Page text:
Especially taking the head of the radish—such an oddly specific bit—or snatching dill or parsley sound hilarious to the modern ear. If we can take this at face value, Clouds being a comedy.

Aristophanes, Clouds. In The Comedies of Aristophanes, edited by William James Hickie. London: H.G. Bohn, 1853?, via Perseus Digital Library.

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Quotes: Little Moments of Being Sure

One of Anne Corlett’s characters in the novel The Space between the Stars grasps at the meaning of life:

“Was this how it was for everyone? Little moments of being sure, of fitting into the world around you, all strung together on a flimsy thread of doubt and confusion and not belonging?”

– Jamie, The Space between the Stars by Anne Corlett

On one hand, sounds legit; on the other, not entirely, but when it does it’s terribly sad…

Corlett, Anne. The Space between the Stars. New York, NY: Berkeley, 2017, p. 310.

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Quotes: How There’s Still Any Hesitancy to Front Women Characters in [Movie] Franchises

Among John Scalzi’s thoughts on the Wonder Woman movie are these observations:

“[…] it’s worth noting that only one other film has outgrossed Wonder Woman domestically so far this year, and that’s Beauty and the Beast, another woman-focused film, and the one film remaining on the theatrical schedule this year that will outgross it will be The Last Jedi, which also has a woman as the protagonist […]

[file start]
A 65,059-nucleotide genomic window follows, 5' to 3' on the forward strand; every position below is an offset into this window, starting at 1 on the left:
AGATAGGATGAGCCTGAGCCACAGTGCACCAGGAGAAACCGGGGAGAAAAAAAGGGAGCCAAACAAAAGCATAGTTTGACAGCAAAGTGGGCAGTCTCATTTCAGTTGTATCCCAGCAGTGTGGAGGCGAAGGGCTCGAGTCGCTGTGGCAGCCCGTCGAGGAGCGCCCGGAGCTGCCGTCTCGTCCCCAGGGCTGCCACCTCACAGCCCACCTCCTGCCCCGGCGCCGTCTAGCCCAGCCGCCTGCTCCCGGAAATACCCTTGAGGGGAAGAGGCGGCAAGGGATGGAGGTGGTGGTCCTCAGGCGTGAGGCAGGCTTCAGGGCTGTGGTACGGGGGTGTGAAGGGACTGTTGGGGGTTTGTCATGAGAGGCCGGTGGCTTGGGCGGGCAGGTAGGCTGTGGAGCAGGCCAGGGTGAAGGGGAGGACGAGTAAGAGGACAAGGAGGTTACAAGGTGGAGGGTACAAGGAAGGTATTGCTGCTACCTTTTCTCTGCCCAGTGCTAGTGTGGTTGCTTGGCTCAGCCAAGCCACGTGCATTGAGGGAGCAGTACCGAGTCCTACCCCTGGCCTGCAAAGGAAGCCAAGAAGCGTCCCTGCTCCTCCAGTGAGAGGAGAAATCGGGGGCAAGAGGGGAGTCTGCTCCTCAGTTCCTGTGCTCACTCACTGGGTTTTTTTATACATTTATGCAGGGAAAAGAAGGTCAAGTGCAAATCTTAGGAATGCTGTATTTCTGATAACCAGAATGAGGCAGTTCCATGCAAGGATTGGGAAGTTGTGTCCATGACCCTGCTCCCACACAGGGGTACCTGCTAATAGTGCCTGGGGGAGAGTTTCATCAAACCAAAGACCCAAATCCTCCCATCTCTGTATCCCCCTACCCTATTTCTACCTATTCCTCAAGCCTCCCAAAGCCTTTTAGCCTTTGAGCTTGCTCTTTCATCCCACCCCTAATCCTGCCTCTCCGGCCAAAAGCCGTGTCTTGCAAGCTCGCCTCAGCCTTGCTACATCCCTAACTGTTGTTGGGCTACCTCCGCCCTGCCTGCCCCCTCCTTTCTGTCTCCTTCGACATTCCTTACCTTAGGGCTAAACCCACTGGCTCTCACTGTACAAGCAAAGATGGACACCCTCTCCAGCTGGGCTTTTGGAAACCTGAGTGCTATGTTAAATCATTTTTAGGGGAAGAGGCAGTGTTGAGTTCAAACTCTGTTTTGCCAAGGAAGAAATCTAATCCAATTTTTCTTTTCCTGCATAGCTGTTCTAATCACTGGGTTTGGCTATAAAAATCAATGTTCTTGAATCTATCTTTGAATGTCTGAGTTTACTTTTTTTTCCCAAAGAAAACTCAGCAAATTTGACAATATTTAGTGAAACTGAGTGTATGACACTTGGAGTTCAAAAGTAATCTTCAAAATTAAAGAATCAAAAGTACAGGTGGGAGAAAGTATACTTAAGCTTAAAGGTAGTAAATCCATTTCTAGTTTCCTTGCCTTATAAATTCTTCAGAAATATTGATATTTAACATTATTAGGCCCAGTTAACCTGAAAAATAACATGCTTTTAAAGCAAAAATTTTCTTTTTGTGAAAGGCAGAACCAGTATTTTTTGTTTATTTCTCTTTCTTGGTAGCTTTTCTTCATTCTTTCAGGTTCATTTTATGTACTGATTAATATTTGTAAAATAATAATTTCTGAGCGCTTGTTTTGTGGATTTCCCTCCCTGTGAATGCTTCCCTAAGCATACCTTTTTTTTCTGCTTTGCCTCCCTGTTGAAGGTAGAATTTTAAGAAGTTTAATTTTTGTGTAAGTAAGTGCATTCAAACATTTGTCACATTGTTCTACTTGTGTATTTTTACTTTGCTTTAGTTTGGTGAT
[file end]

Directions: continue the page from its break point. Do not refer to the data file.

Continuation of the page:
”The real issue here, to my mind, is how there’s still any hesitancy to front women characters in franchises, superhero or otherwise. There’s pretty clearly no significant financial penalty for doing so if your franchise is already up and running and your marketing is focused; honestly, at this point there’s only upside, if you manage to make the film better than its male-focused franchise siblings. That upside is perceptual in the short run, as it largely was here with Wonder Woman. But in the long run it’s likely going to add to your franchise financial bottom line. [original emphasis]”

– John Scalzi

Hear, hear. Although, I find I’m absent-mindedly wondering whether Scalzi’s conclusion would hold over the past few years’ worth of movies as well as for 2017. In the end, though, I’m much more interested in the movies themselves.

Scalzi, John. “Wonder Woman: A Smash, Possibly in Different Ways Than You Think.” Whatever, August 03, 2017.

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Quotes: A Question that Pretty Much No One Actually Asked to Be Answered

Aaron Pound at Dreaming About Other Worlds reviews the Star Wars movie Rogue One and includes this delicious bit of analysis:

“The obvious slicing and dicing of the intrigue and adventure in the early parts of the movie would be forgivable is [sic] one were able to think that it was done simply to try to cram as much of that as possible into the story, but instead the movie keeps shifting away from Jyn, Cassian, K-2SO and the rest of the intrepid rebels to focus on what can only be described as the deadly dull office politics of the Imperial Officer class. In large part, all these scenes really do is provide a really long-winded answer for the question ‘How did Grand Moff Tarkin become the commander of the Death Star’, which is a question that pretty much no one actually asked to be answered.”